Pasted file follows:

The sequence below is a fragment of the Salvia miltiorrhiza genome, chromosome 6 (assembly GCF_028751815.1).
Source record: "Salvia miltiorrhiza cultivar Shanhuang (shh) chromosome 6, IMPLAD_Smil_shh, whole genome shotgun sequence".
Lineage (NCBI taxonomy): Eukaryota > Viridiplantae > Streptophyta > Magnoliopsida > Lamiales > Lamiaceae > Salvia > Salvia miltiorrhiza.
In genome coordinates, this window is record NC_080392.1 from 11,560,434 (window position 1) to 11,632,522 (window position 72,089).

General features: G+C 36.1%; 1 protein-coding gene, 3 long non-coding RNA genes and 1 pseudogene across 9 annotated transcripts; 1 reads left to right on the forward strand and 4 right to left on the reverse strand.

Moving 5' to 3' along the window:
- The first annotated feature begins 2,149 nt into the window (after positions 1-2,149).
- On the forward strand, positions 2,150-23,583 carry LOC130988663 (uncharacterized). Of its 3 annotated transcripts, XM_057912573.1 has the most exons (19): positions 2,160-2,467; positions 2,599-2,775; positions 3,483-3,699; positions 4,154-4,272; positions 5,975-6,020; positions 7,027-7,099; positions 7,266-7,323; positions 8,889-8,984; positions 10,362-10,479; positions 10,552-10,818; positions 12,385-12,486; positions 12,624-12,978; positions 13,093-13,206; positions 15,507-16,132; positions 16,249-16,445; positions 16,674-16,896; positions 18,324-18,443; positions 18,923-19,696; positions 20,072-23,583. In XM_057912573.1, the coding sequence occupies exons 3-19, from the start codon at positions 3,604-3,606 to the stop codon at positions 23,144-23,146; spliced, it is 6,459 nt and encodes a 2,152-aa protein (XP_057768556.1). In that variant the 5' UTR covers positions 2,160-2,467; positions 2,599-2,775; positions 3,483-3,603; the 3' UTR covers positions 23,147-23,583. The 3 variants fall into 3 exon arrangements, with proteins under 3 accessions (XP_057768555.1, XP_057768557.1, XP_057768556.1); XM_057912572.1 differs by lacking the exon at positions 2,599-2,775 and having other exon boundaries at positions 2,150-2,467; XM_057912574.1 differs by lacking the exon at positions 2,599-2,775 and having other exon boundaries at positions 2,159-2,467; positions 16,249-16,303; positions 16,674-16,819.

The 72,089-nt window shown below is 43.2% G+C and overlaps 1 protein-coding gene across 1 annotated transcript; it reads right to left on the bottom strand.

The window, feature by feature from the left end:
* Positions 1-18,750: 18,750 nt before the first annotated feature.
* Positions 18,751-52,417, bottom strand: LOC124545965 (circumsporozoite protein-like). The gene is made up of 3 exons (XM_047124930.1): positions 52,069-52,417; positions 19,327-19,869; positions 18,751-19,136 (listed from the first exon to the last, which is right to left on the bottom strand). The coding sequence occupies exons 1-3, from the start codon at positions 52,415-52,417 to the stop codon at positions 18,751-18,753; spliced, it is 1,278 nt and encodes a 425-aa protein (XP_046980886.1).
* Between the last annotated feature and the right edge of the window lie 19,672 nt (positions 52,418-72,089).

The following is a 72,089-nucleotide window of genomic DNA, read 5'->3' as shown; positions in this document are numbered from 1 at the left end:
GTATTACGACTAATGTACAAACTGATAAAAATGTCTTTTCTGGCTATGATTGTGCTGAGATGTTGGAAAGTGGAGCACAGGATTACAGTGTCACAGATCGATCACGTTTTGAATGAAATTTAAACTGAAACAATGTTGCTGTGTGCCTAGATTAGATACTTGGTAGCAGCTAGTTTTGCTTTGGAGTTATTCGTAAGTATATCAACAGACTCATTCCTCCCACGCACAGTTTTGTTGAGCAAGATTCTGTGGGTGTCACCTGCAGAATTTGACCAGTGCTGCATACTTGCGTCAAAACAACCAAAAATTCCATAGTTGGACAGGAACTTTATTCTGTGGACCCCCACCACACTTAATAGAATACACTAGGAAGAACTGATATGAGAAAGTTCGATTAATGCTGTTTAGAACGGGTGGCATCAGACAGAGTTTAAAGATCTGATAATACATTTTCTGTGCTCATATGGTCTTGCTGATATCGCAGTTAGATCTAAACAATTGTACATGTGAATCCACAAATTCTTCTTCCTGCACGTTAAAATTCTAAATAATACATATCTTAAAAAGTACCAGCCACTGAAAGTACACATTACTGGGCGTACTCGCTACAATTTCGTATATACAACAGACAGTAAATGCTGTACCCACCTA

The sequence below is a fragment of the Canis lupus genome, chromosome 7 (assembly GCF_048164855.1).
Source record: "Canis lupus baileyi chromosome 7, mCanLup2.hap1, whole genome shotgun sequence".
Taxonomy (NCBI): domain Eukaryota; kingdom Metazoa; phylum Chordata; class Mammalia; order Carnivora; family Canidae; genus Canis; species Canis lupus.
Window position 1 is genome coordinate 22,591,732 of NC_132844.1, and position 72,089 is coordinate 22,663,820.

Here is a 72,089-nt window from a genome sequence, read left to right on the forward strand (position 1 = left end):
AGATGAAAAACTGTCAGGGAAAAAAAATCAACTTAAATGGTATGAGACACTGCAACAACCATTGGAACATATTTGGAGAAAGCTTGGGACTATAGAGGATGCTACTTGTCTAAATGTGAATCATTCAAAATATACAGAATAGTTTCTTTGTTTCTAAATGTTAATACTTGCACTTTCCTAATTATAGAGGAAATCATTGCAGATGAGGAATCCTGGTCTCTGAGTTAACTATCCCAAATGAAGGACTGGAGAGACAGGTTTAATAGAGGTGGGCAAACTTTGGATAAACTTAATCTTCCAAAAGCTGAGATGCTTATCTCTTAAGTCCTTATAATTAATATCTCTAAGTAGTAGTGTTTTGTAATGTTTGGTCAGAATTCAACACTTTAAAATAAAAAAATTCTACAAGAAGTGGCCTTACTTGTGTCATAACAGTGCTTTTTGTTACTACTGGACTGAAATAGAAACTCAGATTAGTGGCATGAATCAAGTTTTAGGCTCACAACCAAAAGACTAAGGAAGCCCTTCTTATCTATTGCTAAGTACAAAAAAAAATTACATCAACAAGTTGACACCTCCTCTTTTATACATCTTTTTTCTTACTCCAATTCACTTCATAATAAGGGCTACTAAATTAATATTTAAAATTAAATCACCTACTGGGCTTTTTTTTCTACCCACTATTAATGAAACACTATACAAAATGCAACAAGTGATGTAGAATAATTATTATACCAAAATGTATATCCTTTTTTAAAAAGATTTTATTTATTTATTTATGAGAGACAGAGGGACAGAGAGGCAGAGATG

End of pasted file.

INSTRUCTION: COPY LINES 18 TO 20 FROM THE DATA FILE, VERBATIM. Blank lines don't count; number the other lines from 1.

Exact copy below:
Taxonomy (NCBI): domain Eukaryota; kingdom Metazoa; phylum Chordata; class Mammalia; order Carnivora; family Canidae; genus Canis; species Canis lupus.
Window position 1 is genome coordinate 22,591,732 of NC_132844.1, and position 72,089 is coordinate 22,663,820.

Here is a 72,089-nt window from a genome sequence, read left to right on the forward strand (position 1 = left end):